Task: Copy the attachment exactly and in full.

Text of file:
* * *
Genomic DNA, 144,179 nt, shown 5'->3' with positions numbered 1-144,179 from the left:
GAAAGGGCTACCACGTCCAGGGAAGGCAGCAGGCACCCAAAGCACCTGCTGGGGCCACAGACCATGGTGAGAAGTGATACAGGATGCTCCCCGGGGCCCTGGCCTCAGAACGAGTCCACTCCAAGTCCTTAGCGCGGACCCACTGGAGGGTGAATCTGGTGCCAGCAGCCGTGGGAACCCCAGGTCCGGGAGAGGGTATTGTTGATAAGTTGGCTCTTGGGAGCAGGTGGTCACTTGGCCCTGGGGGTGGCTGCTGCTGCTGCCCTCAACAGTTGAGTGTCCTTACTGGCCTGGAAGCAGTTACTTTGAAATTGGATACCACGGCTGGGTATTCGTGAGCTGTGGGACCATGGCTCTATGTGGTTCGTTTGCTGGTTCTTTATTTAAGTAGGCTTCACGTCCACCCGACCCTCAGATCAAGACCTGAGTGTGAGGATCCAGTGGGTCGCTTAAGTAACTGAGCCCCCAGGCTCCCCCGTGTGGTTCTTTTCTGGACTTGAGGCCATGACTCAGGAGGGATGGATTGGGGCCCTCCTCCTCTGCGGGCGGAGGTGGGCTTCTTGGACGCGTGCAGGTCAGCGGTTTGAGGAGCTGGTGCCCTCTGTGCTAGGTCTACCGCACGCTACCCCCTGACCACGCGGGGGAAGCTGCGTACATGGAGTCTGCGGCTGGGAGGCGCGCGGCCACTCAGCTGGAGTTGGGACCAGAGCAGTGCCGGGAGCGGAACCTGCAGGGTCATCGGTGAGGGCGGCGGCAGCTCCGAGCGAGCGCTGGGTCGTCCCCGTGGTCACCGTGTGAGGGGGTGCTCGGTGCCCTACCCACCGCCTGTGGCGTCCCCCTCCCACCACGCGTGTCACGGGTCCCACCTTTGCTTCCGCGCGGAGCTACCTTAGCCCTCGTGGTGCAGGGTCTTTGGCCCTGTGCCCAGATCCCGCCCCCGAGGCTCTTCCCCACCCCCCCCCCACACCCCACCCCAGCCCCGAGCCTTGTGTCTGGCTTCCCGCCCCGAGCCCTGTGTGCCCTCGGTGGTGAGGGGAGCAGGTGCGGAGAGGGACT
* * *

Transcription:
Genomic DNA, 144,179 nt, shown 5'->3' with positions numbered 1-144,179 from the left:
GAAAGGGCTACCACGTCCAGGGAAGGCAGCAGGCACCCAAAGCACCTGCTGGGGCCACAGACCATGGTGAGAAGTGATACAGGATGCTCCCCGGGGCCCTGGCCTCAGAACGAGTCCACTCCAAGTCCTTAGCGCGGACCCACTGGAGGGTGAATCTGGTGCCAGCAGCCGTGGGAACCCCAGGTCCGGGAGAGGGTATTGTTGATAAGTTGGCTCTTGGGAGCAGGTGGTCACTTGGCCCTGGGGGTGGCTGCTGCTGCTGCCCTCAACAGTTGAGTGTCCTTACTGGCCTGGAAGCAGTTACTTTGAAATTGGATACCACGGCTGGGTATTCGTGAGCTGTGGGACCATGGCTCTATGTGGTTCGTTTGCTGGTTCTTTATTTAAGTAGGCTTCACGTCCACCCGACCCTCAGATCAAGACCTGAGTGTGAGGATCCAGTGGGTCGCTTAAGTAACTGAGCCCCCAGGCTCCCCCGTGTGGTTCTTTTCTGGACTTGAGGCCATGACTCAGGAGGGATGGATTGGGGCCCTCCTCCTCTGCGGGCGGAGGTGGGCTTCTTGGACGCGTGCAGGTCAGCGGTTTGAGGAGCTGGTGCCCTCTGTGCTAGGTCTACCGCACGCTACCCCCTGACCACGCGGGGGAAGCTGCGTACATGGAGTCTGCGGCTGGGAGGCGCGCGGCCACTCAGCTGGAGTTGGGACCAGAGCAGTGCCGGGAGCGGAACCTGCAGGGTCATCGGTGAGGGCGGCGGCAGCTCCGAGCGAGCGCTGGGTCGTCCCCGTGGTCACCGTGTGAGGGGGTGCTCGGTGCCCTACCCACCGCCTGTGGCGTCCCCCTCCCACCACGCGTGTCACGGGTCCCACCTTTGCTTCCGCGCGGAGCTACCTTAGCCCTCGTGGTGCAGGGTCTTTGGCCCTGTGCCCAGATCCCGCCCCCGAGGCTCTTCCCCACCCCCCCCCCACACCCCACCCCAGCCCCGAGCCTTGTGTCTGGCTTCCCGCCCCGAGCCCTGTGTGCCCTCGGTGGTGAGGGGAGCAGGTGCGGAGAGGGACT